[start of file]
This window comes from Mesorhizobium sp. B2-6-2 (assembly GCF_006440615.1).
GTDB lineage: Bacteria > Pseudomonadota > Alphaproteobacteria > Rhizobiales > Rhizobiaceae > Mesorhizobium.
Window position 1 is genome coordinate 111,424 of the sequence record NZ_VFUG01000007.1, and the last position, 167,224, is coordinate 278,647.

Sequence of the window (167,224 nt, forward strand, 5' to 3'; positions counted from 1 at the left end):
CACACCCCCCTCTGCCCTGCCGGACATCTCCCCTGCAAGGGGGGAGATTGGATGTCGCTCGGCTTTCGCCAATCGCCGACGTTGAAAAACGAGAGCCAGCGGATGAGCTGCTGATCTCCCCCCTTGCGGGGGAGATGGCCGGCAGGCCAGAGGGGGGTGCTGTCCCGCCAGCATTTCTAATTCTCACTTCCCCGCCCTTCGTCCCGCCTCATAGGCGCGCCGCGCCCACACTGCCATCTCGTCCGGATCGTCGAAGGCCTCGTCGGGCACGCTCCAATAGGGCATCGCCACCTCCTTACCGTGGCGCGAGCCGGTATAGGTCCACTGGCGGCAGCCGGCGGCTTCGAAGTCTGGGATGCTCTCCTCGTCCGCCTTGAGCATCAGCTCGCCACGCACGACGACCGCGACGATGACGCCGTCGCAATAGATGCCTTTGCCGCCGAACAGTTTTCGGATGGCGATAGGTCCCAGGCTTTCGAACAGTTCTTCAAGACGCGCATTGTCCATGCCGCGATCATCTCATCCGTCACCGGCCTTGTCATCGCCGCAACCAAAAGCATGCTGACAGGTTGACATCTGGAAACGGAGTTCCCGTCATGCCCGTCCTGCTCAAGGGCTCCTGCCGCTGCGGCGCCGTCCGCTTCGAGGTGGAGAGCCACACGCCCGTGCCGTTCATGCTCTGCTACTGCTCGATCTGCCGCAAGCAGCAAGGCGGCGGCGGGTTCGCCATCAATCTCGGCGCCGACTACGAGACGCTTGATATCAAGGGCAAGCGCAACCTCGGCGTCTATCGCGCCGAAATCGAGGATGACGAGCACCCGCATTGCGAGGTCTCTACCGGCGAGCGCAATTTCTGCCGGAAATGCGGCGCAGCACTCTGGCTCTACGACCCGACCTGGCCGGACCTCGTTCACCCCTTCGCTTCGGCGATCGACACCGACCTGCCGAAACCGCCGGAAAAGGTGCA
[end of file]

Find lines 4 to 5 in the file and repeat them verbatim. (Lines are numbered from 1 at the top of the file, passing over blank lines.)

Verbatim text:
Sequence of the window (167,224 nt, forward strand, 5' to 3'; positions counted from 1 at the left end):
CACACCCCCCTCTGCCCTGCCGGACATCTCCCCTGCAAGGGGGGAGATTGGATGTCGCTCGGCTTTCGCCAATCGCCGACGTTGAAAAACGAGAGCCAGCGGATGAGCTGCTGATCTCCCCCCTTGCGGGGGAGATGGCCGGCAGGCCAGAGGGGGGTGCTGTCCCGCCAGCATTTCTAATTCTCACTTCCCCGCCCTTCGTCCCGCCTCATAGGCGCGCCGCGCCCACACTGCCATCTCGTCCGGATCGTCGAAGGCCTCGTCGGGCACGCTCCAATAGGGCATCGCCACCTCCTTACCGTGGCGCGAGCCGGTATAGGTCCACTGGCGGCAGCCGGCGGCTTCGAAGTCTGGGATGCTCTCCTCGTCCGCCTTGAGCATCAGCTCGCCACGCACGACGACCGCGACGATGACGCCGTCGCAATAGATGCCTTTGCCGCCGAACAGTTTTCGGATGGCGATAGGTCCCAGGCTTTCGAACAGTTCTTCAAGACGCGCATTGTCCATGCCGCGATCATCTCATCCGTCACCGGCCTTGTCATCGCCGCAACCAAAAGCATGCTGACAGGTTGACATCTGGAAACGGAGTTCCCGTCATGCCCGTCCTGCTCAAGGGCTCCTGCCGCTGCGGCGCCGTCCGCTTCGAGGTGGAGAGCCACACGCCCGTGCCGTTCATGCTCTGCTACTGCTCGATCTGCCGCAAGCAGCAAGGCGGCGGCGGGTTCGCCATCAATCTCGGCGCCGACTACGAGACGCTTGATATCAAGGGCAAGCGCAACCTCGGCGTCTATCGCGCCGAAATCGAGGATGACGAGCACCCGCATTGCGAGGTCTCTACCGGCGAGCGCAATTTCTGCCGGAAATGCGGCGCAGCACTCTGGCTCTACGACCCGACCTGGCCGGACCTCGTTCACCCCTTCGCTTCGGCGATCGACACCGACCTGCCGAAACCGCCGGAAAAGGTGCA